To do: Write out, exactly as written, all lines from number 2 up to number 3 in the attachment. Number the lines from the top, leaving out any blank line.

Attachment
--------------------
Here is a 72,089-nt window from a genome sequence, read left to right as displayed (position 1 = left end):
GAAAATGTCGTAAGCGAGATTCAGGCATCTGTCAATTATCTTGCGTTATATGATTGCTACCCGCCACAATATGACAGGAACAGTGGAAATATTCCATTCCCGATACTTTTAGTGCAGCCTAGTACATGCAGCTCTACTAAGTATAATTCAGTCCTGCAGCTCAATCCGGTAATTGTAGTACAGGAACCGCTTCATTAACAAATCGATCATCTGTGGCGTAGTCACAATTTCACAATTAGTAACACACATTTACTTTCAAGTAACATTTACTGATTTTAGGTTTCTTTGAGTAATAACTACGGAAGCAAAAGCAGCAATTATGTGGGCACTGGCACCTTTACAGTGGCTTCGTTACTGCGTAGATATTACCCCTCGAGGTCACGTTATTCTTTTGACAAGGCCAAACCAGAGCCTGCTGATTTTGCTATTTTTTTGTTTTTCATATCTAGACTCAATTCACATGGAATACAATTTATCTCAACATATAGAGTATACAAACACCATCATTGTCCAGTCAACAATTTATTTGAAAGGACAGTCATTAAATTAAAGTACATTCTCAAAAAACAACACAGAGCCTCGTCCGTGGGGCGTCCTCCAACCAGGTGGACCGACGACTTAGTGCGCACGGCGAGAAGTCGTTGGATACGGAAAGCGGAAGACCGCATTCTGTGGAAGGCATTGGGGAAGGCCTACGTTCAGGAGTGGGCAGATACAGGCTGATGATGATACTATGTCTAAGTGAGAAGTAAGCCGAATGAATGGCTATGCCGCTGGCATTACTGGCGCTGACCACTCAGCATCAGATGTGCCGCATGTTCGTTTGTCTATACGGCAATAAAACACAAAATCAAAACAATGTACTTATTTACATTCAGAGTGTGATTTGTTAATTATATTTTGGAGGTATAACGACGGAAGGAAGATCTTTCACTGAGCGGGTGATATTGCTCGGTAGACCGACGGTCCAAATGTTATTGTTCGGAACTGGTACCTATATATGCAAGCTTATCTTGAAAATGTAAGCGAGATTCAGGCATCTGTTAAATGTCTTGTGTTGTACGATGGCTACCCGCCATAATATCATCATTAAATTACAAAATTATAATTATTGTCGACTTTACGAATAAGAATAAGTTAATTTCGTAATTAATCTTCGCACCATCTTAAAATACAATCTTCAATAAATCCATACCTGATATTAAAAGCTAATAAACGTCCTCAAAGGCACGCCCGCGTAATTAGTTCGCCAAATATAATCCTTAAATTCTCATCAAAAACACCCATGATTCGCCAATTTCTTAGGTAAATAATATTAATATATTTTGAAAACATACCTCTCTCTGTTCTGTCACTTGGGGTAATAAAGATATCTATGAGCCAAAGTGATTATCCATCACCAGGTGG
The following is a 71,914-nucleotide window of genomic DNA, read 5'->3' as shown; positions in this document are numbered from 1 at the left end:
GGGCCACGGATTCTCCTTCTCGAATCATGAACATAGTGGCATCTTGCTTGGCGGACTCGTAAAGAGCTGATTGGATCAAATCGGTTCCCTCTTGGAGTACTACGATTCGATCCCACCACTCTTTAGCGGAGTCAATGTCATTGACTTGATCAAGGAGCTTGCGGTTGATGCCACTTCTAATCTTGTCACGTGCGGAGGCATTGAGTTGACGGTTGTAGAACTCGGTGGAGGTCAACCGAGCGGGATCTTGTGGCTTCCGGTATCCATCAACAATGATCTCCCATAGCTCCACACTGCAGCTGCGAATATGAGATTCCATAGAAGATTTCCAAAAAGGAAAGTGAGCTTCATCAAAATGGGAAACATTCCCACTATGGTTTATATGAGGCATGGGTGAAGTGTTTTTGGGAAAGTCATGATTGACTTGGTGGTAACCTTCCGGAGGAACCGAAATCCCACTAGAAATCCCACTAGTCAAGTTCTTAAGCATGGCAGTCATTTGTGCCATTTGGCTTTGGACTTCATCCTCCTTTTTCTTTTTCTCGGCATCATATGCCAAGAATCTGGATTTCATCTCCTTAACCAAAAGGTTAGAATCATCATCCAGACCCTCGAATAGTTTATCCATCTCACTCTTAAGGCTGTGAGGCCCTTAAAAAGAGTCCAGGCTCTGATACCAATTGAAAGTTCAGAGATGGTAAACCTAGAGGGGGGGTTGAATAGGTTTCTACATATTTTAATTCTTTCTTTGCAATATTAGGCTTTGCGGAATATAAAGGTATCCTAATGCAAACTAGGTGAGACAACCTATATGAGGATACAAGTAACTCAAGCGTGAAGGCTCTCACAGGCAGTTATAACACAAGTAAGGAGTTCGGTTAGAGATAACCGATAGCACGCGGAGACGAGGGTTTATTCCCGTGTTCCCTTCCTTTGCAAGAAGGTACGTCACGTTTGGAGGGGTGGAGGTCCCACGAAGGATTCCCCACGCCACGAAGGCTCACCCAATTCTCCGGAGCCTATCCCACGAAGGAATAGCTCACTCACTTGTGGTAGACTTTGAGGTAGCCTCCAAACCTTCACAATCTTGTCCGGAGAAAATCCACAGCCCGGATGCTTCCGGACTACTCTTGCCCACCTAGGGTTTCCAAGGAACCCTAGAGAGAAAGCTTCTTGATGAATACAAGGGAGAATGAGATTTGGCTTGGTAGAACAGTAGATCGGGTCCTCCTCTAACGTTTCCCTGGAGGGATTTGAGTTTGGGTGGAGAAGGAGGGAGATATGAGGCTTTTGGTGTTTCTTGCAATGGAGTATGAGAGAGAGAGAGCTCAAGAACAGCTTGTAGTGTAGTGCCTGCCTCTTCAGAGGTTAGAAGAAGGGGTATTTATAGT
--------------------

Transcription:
GAAAATGTCGTAAGCGAGATTCAGGCATCTGTCAATTATCTTGCGTTATATGATTGCTACCCGCCACAATATGACAGGAACAGTGGAAATATTCCATTCCCGATACTTTTAGTGCAGCCTAGTACATGCAGCTCTACTAAGTATAATTCAGTCCTGCAGCTCAATCCGGTAATTGTAGTACAGGAACCGCTTCATTAACAAATCGATCATCTGTGGCGTAGTCACAATTTCACAATTAGTAACACACATTTACTTTCAAGTAACATTTACTGATTTTAGGTTTCTTTGAGTAATAACTACGGAAGCAAAAGCAGCAATTATGTGGGCACTGGCACCTTTACAGTGGCTTCGTTACTGCGTAGATATTACCCCTCGAGGTCACGTTATTCTTTTGACAAGGCCAAACCAGAGCCTGCTGATTTTGCTATTTTTTTGTTTTTCATATCTAGACTCAATTCACATGGAATACAATTTATCTCAACATATAGAGTATACAAACACCATCATTGTCCAGTCAACAATTTATTTGAAAGGACAGTCATTAAATTAAAGTACATTCTCAAAAAACAACACAGAGCCTCGTCCGTGGGGCGTCCTCCAACCAGGTGGACCGACGACTTAGTGCGCACGGCGAGAAGTCGTTGGATACGGAAAGCGGAAGACCGCATTCTGTGGAAGGCATTGGGGAAGGCCTACGTTCAGGAGTGGGCAGATACAGGCTGATGATGATACTATGTCTAAGTGAGAAGTAAGCCGAATGAATGGCTATGCCGCTGGCATTACTGGCGCTGACCACTCAGCATCAGATGTGCCGCATGTTCGTTTGTCTATACGGCAATAAAACACAAAATCAAAACAATGTACTTATTTACATTCAGAGTGTGATTTGTTAATTATATTTTGGAGGTATAACGACGGAAGGAAGATCTTTCACTGAGCGGGTGATATTGCTCGGTAGACCGACGGTCCAAATGTTATTGTTCGGAACTGGTACCTATATATGCAAGCTTATCTTGAAAATGTAAGCGAGATTCAGGCATCTGTTAAATGTCTTGTGTTGTACGATGGCTACCCGCCATAATATCATCATTAAATTACAAAATTATAATTATTGTCGACTTTACGAATAAGAATAAGTTAATTTCGTAATTAATCTTCGCACCATCTTAAAATACAATCTTCAATAAATCCATACCTGATATTAAAAGCTAATAAACGTCCTCAAAGGCACGCCCGCGTAATTAGTTCGCCAAATATAATCCTTAAATTCTCATCAAAAACACCCATGATTCGCCAATTTCTTAGGTAAATAATATTAATATATTTTGAAAACATACCTCTCTCTGTTCTGTCACTTGGGGTAATAAAGATATCTATGAGCCAAAGTGATTATCCATCACCAGGTGG
The following is a 71,914-nucleotide window of genomic DNA, read 5'->3' as shown; positions in this document are numbered from 1 at the left end: